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Re: Hardener in paint

Postby bob in CT » Mon Jan 30, 2012 10:54 pm

Al, I bought a "shoot suit" that is a lightweight coverall with elastic cuffs. I use Nitrile gloves for their chemical resistance and toughness. Most importantly I bought a remote air supply set up with a fabric hood and 100 feet of hose. The hose comes up over your head and blows air down your face. It is clunky but effective. You can find them on eBay for $3-400. They are ok for amateur use but if I were using one every week I would get a pro setup for a lot more money mainly to have something with better visibility.
It is my understanding that a charcoal canister will work for iso's but only for a short time. If the charcoal gets saturated and you smell solvents, it is far too late. I use the charcoal respirator for mixing the paint and change the canisters every day.

Here is an example. Better ones have a fitted rubber full face mask and cost more. Make sure the mask fits. Always go for a full-face protection. Your eyes and skin suck the chemicals right in.


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Re: Hardener in paint

Postby Rudi » Tue Jan 31, 2012 12:00 am


Let me add a few comments.

I have been finishing with multi-part catalytic s for decades and using what respirators that I could afford and of course what was available at that time. I wish better equipment could have been available back then.Today I suffer from COPD and PF. Is some of it related to my spraying finishes... probably. But who really knows for sure. It is like smoking. We now know that it is a carcinogen and is hazardous to our health yet 50 years ago Doctors were advertising the beneficial effects of cigarettes... :big give up:. So this is my take on it.

Since we have affordable externally supplied systems as well as affordable SCBA's it makes no sense what so ever to take a chance with your health. Although the respirator may and I repeat may meet minimum standards it is predicated on the proper use of said systems. Like the old Scott Air Paks -- that means no facial hair and all them kinda rules. The equipment today is far superior to what was available even 5 years ago. This would also assume best case scenarios which btw very seldom apply.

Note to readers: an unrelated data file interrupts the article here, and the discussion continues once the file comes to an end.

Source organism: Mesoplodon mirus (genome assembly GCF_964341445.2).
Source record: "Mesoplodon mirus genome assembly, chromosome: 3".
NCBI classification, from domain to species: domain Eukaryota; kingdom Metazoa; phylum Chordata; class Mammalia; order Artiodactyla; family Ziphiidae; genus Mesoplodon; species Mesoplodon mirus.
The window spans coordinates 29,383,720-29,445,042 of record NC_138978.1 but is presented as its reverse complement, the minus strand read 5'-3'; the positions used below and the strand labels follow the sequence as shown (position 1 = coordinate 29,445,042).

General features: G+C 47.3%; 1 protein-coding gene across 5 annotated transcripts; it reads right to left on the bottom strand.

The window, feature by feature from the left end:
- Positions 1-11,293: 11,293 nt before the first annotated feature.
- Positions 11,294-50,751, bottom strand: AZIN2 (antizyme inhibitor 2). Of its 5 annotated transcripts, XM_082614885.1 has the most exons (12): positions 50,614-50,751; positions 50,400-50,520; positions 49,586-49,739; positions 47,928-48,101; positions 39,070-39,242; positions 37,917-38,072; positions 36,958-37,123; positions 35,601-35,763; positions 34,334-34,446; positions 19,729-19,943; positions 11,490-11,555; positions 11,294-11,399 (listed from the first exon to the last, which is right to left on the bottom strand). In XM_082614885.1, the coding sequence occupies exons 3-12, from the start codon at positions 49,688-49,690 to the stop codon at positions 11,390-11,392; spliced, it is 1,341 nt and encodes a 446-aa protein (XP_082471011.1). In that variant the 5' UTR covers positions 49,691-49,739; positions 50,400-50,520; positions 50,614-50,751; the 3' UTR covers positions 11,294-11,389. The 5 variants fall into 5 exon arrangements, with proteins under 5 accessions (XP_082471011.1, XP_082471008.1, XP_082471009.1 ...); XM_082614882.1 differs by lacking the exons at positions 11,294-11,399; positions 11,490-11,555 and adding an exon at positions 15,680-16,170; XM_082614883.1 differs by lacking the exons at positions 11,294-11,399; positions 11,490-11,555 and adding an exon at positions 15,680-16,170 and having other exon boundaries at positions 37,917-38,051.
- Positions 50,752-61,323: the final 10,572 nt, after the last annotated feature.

I can say this, if I knew then what I know now I would never have used only a dual filter respirator even though I had a high volume air extraction system. I would have found the money to purchase the best ESBA or SCBA that I could afford.

Living with COPD and PF is not fun and it definitely is not a worthwhile risk to take just to save a few bucks. My attitudes have changed an awful lot in the last few years..... :roll: Sherwin Williams if I remember the catalog entry about 2 years ago, has a good ESBA for around $150.00 or so.. I would check it out.
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Re: Hardener in paint

Postby Stanton » Tue Jan 31, 2012 8:25 am

All--you have MORE than answered my question. Thank you for reminding us of the dangers.

Each has to do as they see fit, but as for me, I'll probably stick to 2150 enamel with reducer/thinner. That's what I used to paint Nellie and I think she turned out fine:


Thanks again! I'll just be extra careful not to spill gas on the paint!!
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Re: Hardener in paint

Postby panda » Tue Jan 31, 2012 8:31 am


Rudi is dead on. I never smoked and yet at 49 I found out I had COPD/Ashtma. The cost of the med's to keep me breathing far out pace the cost of the best protection you could buy. I painted very little with an air gun but one time is all it takes.

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Re: Hardener in paint

Postby papermaker » Wed Feb 01, 2012 8:49 pm

What I pay for COPD/asthma medication in a month will pay for a really nice respirator. Inside or outside why risk it. If you dont have breathing problems then protect your lungs.

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Re: Hardener in paint

Postby Clark Thompson » Thu Feb 02, 2012 7:20 pm

if you use a GOOD double filter charcoal resperator you shoud be fine. I have been painting for 40 years with no problems. Keep in mind that if you paint outside you should still use a resperator. :idea: depending on how you heat your shop is a issue too. If you heat with any open flame or wood stove you need to have good ventilation or you will find your shop in a million pieces.